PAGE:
Witnesses unveil evidence against Grundy during first day of federal drug trial

EVANSVILLE, Ind. — “Choppers in the closet. Pounds in the den.”

Assistant U.S. Attorney Lindsay Karwoski told jurors in the drug trafficking and money laundering trial of Richard Grundy III and four co-defendants in Evansville that she was quoting a rap song by a drug ring courier sent to Phoenix, Arizona, in 2017 to retrieve methamphetamine for resale on the streets of Indianapolis.

"Choppers," she explained, are guns, and "pounds" represented the narcotics the courier was buying for distribution back home in Indiana.

In her opening statement to the jury, Karwoski said Grundy and his associates allegedly transported $3.4 million worth of narcotics from the desert southwest to Marion County in the months before federal agents launched Operation Electric Avenue and locked up 26 people in November 2017.

Grundy faces a potential life sentence if convicted. Alongside him, Undrae Moseby, James Beasley, Ezell Neville and Derek Atwater are among the last handful of defendants who still face charges.

The federal government is arguing that Grundy was, “the top of the organization, making sure the organization was running smoothly,” by conceiving the plan, providing the financing, sending couriers to retrieve the drugs, and then overseeing their distribution in Indianapolis.

During the first day of testimony, jurors heard from two men who were admitted low-level users and dealers in the government’s attempt to paint a picture of the alleged Grundy drug ring from the ground up.

Isiah Finch testified that while he spotted Grundy at the scene of a pair of drug buys, the main defendant did not take an active role in either transaction.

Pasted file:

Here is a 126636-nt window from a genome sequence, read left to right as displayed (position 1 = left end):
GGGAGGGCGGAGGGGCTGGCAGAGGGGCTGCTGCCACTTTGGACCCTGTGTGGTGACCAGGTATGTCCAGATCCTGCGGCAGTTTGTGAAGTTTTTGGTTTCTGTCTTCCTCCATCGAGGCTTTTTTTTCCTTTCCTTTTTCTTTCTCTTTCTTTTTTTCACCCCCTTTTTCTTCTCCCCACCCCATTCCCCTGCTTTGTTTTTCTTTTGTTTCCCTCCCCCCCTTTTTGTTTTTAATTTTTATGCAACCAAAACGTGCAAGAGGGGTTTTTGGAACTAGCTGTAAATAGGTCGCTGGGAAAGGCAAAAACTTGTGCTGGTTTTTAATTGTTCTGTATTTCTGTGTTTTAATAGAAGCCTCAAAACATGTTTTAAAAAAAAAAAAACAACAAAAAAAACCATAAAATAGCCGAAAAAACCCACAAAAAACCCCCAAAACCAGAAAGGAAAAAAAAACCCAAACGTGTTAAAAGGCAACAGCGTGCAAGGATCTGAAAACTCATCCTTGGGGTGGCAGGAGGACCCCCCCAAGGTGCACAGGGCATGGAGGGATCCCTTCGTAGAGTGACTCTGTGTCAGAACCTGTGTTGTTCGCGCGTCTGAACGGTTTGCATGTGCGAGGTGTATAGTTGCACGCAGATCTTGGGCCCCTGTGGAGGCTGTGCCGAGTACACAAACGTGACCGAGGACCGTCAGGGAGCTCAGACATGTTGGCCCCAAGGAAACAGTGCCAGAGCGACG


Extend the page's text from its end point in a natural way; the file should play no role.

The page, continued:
At one point, Finch came down from the witness stand to identify Grundy at the defense table for jurors.

Throughout his multiple incarcerations on state charges that were eventually dropped or reduced over the past several years, Grundy has posted social media warnings to informants who cooperate with law enforcement.

Grundy’s attorney, Kenneth Riggins, told jurors that just because his client was present when drugs were being sold doesn’t prove his involvement.

“Richard Grundy is a young man who started his own record label, MOB Family Entertainment,” said Riggins, who told jurors they should expect to view offensive music videos produced by Grundy.

On Wednesday, federal prosecutors will put perhaps their most significant witness on the stand: a longtime Grundy associate named David Carroll.

“He’s a slippery kind of guy,” said Riggins.

Carroll is expected to testify that Grundy organized the money for the Arizona drug purchases and then issued orders to sell the marijuana, cocaine, heroin and meth once it reached Indianapolis.

“David Carroll is the Walmart of drug dealers,” defense attorney Joshua Moudy told jurors. “Carroll is being rewarded handsomely for his testimony.”

The defense is already hammering hard at the plea agreements signed by the U.S. Attorneys Office with many co-conspirators to gain their testimonies and the motivations of those witnesses angling for more lenient prison sentences.

While Riggins criticized one potential witness for bringing his own son into the drug trafficking operation, prosecutors expect to call Richard Grundy, Jr. to the stand to testify about $80,000 in suspected drug proceeds that were found in his home the day of federal raids in late 2017.

Jurors listened to a few minutes of the thousands of phone calls that federal agents recorded through wiretaps that the government argues are proof of the drug dealing conspiracy.

There are also surveillance videos, intercepted text messages and travel itineraries that investigators say put some co-conspirators in locations to acquire and move drugs.

Lupita Thompson said her client, Undrae Moseby, traveled to Arizona, Texas and Alabama with reputed drug dealer and witness Mark Williams, but only to help his cousin further his own rap career, and on the day of the raids, “He happened to be at a house that was searched with other people.”

The case was moved to Evansville after a mistrial was declared three weeks ago when a list of confidential juror names was found in Grundy’s cell inside the Marion County Jail.

Judge Jane Magnus-Stinson expects the case to wrap up by August 22.

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